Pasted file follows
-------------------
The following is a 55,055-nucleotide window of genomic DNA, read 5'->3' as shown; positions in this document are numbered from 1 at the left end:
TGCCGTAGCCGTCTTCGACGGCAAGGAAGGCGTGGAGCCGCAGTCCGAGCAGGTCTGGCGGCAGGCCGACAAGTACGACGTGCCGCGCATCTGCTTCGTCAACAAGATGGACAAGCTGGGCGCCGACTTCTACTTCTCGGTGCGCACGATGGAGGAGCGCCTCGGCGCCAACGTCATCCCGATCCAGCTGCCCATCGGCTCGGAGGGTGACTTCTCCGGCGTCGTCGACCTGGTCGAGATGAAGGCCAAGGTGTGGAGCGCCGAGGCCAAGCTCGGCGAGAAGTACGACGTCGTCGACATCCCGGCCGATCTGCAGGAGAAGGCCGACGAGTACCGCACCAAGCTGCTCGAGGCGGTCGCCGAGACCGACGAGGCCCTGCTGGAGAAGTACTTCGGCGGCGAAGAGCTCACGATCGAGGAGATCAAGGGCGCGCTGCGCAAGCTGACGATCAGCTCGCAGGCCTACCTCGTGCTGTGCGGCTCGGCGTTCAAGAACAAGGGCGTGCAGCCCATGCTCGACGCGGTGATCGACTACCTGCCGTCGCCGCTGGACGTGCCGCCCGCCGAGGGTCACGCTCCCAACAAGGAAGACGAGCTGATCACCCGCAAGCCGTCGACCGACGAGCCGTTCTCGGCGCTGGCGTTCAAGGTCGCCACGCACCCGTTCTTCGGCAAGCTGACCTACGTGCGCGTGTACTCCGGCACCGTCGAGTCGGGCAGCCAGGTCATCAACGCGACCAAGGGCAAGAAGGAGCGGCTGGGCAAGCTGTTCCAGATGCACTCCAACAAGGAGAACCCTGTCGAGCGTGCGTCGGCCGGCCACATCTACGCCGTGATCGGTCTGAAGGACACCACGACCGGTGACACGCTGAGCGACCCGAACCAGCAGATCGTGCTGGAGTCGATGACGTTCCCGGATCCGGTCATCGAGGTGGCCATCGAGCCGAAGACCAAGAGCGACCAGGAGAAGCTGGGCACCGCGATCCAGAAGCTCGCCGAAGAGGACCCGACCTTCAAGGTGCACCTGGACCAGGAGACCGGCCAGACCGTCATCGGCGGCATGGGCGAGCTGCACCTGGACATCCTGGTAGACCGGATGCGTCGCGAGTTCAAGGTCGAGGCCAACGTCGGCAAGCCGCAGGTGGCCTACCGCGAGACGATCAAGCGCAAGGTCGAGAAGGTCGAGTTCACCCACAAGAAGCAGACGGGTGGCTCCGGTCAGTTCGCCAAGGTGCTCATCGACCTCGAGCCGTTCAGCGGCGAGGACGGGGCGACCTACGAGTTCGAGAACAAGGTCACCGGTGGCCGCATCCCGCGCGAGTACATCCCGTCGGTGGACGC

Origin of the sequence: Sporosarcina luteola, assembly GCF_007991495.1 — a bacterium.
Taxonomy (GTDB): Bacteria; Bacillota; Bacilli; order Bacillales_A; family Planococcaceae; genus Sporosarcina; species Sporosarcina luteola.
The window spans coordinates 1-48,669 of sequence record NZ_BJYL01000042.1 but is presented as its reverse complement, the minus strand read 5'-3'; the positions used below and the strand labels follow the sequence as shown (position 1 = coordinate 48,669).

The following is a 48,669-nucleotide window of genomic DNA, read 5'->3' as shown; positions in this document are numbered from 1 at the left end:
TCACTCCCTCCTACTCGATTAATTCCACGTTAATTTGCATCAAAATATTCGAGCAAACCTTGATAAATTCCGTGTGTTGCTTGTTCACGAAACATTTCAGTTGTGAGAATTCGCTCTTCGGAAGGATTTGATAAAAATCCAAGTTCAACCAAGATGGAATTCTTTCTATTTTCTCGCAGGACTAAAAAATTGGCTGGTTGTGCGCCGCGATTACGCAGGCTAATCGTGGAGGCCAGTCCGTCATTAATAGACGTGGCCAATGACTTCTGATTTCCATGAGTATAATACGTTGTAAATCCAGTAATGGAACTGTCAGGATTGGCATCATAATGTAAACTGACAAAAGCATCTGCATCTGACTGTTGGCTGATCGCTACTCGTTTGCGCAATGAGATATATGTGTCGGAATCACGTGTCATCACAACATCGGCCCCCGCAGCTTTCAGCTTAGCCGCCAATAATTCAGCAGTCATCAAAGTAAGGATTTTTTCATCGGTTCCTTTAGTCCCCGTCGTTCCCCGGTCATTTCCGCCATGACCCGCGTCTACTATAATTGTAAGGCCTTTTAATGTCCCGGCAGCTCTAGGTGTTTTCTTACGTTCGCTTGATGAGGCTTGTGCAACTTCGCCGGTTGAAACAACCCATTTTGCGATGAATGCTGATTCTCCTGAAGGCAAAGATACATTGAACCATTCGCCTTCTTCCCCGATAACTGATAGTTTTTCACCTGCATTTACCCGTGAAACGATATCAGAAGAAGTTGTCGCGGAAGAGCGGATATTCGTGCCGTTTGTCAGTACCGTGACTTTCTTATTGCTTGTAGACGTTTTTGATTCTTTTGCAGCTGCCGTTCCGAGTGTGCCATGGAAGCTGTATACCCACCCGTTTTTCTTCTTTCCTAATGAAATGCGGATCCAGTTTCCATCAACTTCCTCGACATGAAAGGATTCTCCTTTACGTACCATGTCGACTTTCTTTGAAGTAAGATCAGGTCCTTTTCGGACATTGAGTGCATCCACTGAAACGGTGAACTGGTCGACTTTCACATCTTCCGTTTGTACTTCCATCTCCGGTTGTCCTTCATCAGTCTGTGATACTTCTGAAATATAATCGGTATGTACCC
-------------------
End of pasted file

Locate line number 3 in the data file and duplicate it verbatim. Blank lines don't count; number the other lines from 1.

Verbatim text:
Origin of the sequence: Sporosarcina luteola, assembly GCF_007991495.1 — a bacterium.